The authors also note that most for-profit administrators didn’t hold an advanced degree and a few didn’t even have an undergrad degree. I found this last fact incredible. There arguments about the tenure system and traditional colleges (and their libraries) have their own host of problems, but I can’t imagine running any kind of higher-ed institution without having at least some experience in academia. In sum, for-profits are obviously filling a need, but they need to be better regulated and scrutinized than they are now.

For-profit colleges’ library services are, in a word, awful. The authors report that the for-profit colleges’ libraries are small and poorly resourced and it sounds like they’re often afterthoughts in these institutions. That’s not surprising, seeing as how so many for-profits are online-only affairs and most do not even own their own buildings and don’t have campuses, per se. The article also notes that they don’t have full-time, professional librarians, which is a little surprising. Even with the limited libraries they have, it’s still a ton of work to put one together and run one, particularly in an academic setting. The authors clearly believe that this ultimately hurts the students, as the lack of a library “pro” leads to lack of standard services across institutions, hurts reference quality, and meant that “information literacy” was a foreign term.

It’s clear that for-profits will likely grow in size and reach for the foreseeable future, but there’s clearly a lot of room for improvement.

My foray into the Blogosphere January 27, 2011

Posted by Christopher Lemery in Uncategorized.
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Well, here it is-my professional blog! In the coming weeks and months, I hope to use this space to comment on library-related articles I’ve read, my current position, and where I see my career going.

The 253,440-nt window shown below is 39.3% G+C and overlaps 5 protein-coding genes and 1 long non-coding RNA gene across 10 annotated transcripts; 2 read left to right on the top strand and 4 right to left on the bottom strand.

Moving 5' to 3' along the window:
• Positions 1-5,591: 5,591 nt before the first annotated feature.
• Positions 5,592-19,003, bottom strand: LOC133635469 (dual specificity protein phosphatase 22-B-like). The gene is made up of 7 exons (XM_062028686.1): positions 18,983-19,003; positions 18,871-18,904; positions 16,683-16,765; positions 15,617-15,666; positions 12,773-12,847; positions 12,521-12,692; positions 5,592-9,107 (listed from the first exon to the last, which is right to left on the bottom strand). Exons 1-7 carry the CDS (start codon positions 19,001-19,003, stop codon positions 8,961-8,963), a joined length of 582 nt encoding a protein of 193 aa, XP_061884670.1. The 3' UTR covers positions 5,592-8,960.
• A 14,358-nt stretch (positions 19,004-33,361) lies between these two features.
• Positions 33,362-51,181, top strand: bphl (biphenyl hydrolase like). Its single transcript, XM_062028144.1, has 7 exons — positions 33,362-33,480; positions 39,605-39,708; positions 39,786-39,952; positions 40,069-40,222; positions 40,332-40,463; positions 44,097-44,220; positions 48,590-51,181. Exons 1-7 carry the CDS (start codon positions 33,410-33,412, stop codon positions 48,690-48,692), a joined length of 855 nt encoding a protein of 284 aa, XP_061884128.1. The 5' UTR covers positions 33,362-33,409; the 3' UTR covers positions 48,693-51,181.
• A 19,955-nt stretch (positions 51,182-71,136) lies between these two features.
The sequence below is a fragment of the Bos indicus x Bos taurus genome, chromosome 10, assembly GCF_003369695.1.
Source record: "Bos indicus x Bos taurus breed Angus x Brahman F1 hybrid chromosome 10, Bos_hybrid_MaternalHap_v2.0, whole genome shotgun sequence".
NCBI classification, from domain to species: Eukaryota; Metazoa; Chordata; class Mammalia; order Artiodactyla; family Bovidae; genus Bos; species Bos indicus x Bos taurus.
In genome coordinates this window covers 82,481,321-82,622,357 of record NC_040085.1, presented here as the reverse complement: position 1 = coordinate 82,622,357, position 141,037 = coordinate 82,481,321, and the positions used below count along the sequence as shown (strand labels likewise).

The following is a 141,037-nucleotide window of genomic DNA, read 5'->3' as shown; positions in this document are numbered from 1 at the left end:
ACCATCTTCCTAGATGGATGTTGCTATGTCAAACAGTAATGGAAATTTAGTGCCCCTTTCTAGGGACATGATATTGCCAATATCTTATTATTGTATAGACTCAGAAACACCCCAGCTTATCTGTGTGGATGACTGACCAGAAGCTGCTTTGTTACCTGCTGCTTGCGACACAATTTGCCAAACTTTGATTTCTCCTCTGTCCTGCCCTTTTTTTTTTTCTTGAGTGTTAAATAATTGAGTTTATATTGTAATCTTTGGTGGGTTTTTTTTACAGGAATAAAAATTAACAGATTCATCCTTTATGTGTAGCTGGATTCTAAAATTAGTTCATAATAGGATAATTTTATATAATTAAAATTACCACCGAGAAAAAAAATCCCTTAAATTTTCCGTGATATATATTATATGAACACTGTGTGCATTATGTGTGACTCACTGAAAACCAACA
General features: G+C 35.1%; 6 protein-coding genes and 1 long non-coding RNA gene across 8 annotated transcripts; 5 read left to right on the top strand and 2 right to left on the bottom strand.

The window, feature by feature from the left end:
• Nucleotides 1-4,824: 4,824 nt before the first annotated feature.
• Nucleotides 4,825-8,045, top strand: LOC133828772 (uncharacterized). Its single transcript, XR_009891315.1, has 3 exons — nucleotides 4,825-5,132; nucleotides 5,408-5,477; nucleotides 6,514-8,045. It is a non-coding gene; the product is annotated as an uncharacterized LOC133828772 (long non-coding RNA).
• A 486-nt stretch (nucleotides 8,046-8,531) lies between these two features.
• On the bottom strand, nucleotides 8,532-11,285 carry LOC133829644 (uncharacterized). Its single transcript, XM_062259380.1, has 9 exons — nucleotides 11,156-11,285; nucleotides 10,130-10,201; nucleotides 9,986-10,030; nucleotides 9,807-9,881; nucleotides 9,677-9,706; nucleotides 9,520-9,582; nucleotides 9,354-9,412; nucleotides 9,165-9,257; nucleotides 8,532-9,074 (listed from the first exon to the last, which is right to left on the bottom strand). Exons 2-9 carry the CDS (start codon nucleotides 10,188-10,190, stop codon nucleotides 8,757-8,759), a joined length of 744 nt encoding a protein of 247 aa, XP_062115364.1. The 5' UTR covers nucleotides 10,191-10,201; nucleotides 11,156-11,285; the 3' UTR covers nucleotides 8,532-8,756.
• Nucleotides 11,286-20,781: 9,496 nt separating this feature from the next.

This blog has its genesis in an excellent presentation on blogging given by Erin Dorney, Tara Murray, Amy Pajewski, and Peter Coyl at the Pennsylvania Library Association’s 2010 annual conference, which was held back in October 2010.  Part of the presentation can be found on Erin’s blog here. All 4 presenters talked about their experience using blogs and how they can help make you more visible in the library community. After the presentation, I was thinking that creating a blog would be a great idea and I’d get right on that!

Okay, so I didn’t get right on that, for a couple of reasons. First, I didn’t know what I’d write about, as my current position (about which I’ll say more in a future post) isn’t terribly exciting and is not a professional librarian job. It seems that most librarian bloggers have pretty interesting jobs and are pros. But I now realize that I read enough library-related journal and news articles and I have enough library-related thoughts that I think I could come up with plenty.

The bigger reason for the delay in the blog’s creation is a crisis of confidence about my career choice. My goal in getting into the library world was to be able to directly help people find information, preferably in a reference librarian position.  In deciding to go to library school, however, I bought into the “graying-profession-and-folks-will-retire” narrative, which I now realize is dubious at best. I’ve realized over the past couple of years that to be successful (or even stay afloat) in librarianship, you have to fight tooth-and-nail to get any job and have to fight tooth-and-nail to keep that job. I’m not a fighter by nature, so I really began to wonder whether I’d picked the right career field. I’ve arrived at an answer of “I think so” in the past few months. I’m really good with information, I love to help people, and a library-type environment is a good fit for me. So I decided to start the blog and give this career all I’ve got.

So it begins….